Review: 'Spalovač mrtvol' (The Cremator)
A haunting portrayal of the banality of evil, Juraj Herz’s Spalovač mrtvol (The Cremator) is often cited as one of the best Czech horror films (as well as one of the best Czech films, period). And while it isn’t a conventional horror film – it even features some twisted dark humor – the praise is justified; this is a chilling, deeply unsettling film, and a landmark from the Czech New Wave.
Spalovač mrtvol stars much-loved actor Rudolf Hrušínský in a decidedly atypical role as Karel Kopfrkingl, the titular crematorium worker. “It takes 75 minutes to turn a body into ash,” he proudly declares, “freeing the soul into the ether.”
Kopfrkingl initially only seems to be eccentric, regaling his wife Lakmé (Vlasta Chramostová) and two children (Jana Stehnová and Miloš Vognič), with texts from the Tibetan Book of the Dead. Soon, however, we see him devolve deeper and deeper into madness. There is no clear line here, as with Jack Torrance in The Shining; Herz simply peels back the layers until we see the character in a new light.
The film is set in the late 1930s, just as German forces are taking control of Czechoslovakia; Kopfrkingl’s descent is enhanced by the rise of Nazi power. He meets an old army friend, Reinke (Ilja Prachař), a German official who recruits Kopfrkingl into his ranks. Many of the cremator’s friends and colleagues are Jewish, and others are anti-German, making Karel the perfect spy.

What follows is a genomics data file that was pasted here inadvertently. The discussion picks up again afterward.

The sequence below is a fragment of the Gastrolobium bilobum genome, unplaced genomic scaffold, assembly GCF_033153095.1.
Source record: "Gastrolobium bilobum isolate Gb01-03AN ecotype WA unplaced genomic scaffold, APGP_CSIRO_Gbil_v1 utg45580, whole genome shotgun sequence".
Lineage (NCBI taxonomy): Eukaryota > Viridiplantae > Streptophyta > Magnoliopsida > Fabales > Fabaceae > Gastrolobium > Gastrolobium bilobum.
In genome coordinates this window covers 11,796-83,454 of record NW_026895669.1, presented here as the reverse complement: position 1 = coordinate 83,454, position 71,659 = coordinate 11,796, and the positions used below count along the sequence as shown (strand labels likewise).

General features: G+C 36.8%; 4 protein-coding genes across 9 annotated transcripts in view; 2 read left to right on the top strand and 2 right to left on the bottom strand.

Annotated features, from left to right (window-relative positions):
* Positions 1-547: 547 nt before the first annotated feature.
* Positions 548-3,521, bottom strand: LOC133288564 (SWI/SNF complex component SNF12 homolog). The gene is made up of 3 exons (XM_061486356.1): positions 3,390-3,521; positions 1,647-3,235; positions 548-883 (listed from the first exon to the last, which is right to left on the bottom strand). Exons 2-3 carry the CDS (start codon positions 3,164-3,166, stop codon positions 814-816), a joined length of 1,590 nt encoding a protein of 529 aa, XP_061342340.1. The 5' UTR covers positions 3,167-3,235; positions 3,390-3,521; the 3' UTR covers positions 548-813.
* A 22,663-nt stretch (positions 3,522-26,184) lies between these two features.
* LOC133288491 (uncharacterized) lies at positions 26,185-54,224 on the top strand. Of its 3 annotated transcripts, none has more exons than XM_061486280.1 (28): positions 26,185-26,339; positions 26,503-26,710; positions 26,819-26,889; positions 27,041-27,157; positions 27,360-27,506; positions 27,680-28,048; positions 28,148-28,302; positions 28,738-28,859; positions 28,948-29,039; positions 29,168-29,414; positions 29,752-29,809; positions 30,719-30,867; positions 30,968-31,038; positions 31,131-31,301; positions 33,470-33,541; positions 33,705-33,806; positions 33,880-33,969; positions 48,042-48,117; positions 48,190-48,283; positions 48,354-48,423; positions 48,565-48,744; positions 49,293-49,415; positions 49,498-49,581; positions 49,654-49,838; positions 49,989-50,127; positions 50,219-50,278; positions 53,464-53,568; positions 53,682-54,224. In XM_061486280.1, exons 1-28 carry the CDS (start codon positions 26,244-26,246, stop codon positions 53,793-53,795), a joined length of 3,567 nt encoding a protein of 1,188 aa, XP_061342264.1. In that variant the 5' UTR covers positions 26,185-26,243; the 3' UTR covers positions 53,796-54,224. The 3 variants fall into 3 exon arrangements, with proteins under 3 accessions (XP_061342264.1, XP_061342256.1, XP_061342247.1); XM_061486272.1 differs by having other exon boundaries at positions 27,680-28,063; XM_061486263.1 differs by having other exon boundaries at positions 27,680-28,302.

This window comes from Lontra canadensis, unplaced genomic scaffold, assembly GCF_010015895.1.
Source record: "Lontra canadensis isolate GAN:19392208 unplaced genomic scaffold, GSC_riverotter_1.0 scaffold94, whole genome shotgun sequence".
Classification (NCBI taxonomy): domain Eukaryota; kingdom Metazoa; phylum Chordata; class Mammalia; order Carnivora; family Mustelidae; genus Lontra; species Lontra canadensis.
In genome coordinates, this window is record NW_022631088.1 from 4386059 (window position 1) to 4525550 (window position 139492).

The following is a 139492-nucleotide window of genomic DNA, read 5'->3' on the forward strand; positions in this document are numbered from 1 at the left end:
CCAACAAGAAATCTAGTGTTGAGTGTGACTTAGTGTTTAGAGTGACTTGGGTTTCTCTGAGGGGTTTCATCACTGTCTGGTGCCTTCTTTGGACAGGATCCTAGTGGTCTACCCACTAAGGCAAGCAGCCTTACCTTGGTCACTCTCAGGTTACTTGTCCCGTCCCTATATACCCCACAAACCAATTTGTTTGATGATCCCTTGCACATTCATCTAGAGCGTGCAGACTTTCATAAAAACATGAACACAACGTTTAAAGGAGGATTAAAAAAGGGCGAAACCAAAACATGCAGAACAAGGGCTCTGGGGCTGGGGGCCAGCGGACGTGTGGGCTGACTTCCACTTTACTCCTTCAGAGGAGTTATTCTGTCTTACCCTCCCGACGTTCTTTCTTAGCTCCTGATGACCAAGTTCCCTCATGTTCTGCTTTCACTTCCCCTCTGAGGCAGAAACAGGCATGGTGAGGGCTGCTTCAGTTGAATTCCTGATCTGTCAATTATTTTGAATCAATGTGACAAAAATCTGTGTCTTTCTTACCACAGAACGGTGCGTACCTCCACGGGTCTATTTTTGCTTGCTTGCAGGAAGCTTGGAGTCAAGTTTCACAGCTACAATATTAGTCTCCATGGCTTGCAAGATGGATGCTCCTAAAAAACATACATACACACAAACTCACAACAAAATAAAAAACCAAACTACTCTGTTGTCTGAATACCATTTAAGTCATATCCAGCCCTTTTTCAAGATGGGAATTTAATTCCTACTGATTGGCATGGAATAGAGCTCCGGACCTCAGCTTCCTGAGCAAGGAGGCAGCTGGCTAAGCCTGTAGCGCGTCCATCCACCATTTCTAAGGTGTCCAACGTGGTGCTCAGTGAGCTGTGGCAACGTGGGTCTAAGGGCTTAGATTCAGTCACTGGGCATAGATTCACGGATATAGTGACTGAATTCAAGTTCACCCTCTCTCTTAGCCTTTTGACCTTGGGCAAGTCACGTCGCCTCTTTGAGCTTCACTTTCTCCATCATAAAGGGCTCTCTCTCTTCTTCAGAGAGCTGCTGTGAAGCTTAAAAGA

The utterly casual nature with which Kopfrkingl becomes a Nazi collaborator is chilling; he doesn’t seem to care about his actions, casually informing on his Jewish friends without even considering the ramifications, letting the German officials dictate his witness account. He doesn’t even think twice about turning on his family when informed about their impure blood; meek and innocent in appearance, Kopfrkingl is Hannah Arendt’s ‘banality of evil’ incarnate.
Astute viewers will know where the cremator fits within the Nazi plans, but this doesn’t diminish the absolute horror of the film’s climactic scene, when even the German official is taken aback by Kopfrkingl’s…ideas. That this chilling scene also manages to suggest darker-than-dark humor is a testament to director Herz, who perfectly straddles the line between terror and irony and provides both in effective doses.
Hrušínský is terrifying in the lead; it’s incredible to think that he portrayed Kopfrkingl just a year after he was the prototypical Czech male in Rozmarné léto. That film’s director, Jiří Menzel, shows up here in a small role as Kopfrkingl’s assistant.
Spalovač mrtvol is a masterpiece of atmosphere, conveying the horror of the Holocaust through style rather than story; stark black & white cinematography by Stanislav Milota is a real standout, while unusual rapid-fire editing by Jaromír Janáček helps to keeps the viewer off balance. A terrific opening title sequence using paper cutouts is reminiscent of (and might well be) the work of Herz contemporary and sometimes-collaborator Jan Švankmajer.
Music is also a strong point. The haunting score was composed by Zdeněk Liška and performed by the Filmový Symfonický Orchestr under František Belfín; the main theme is particularly memorable.
This review originally appeared on Expats.cz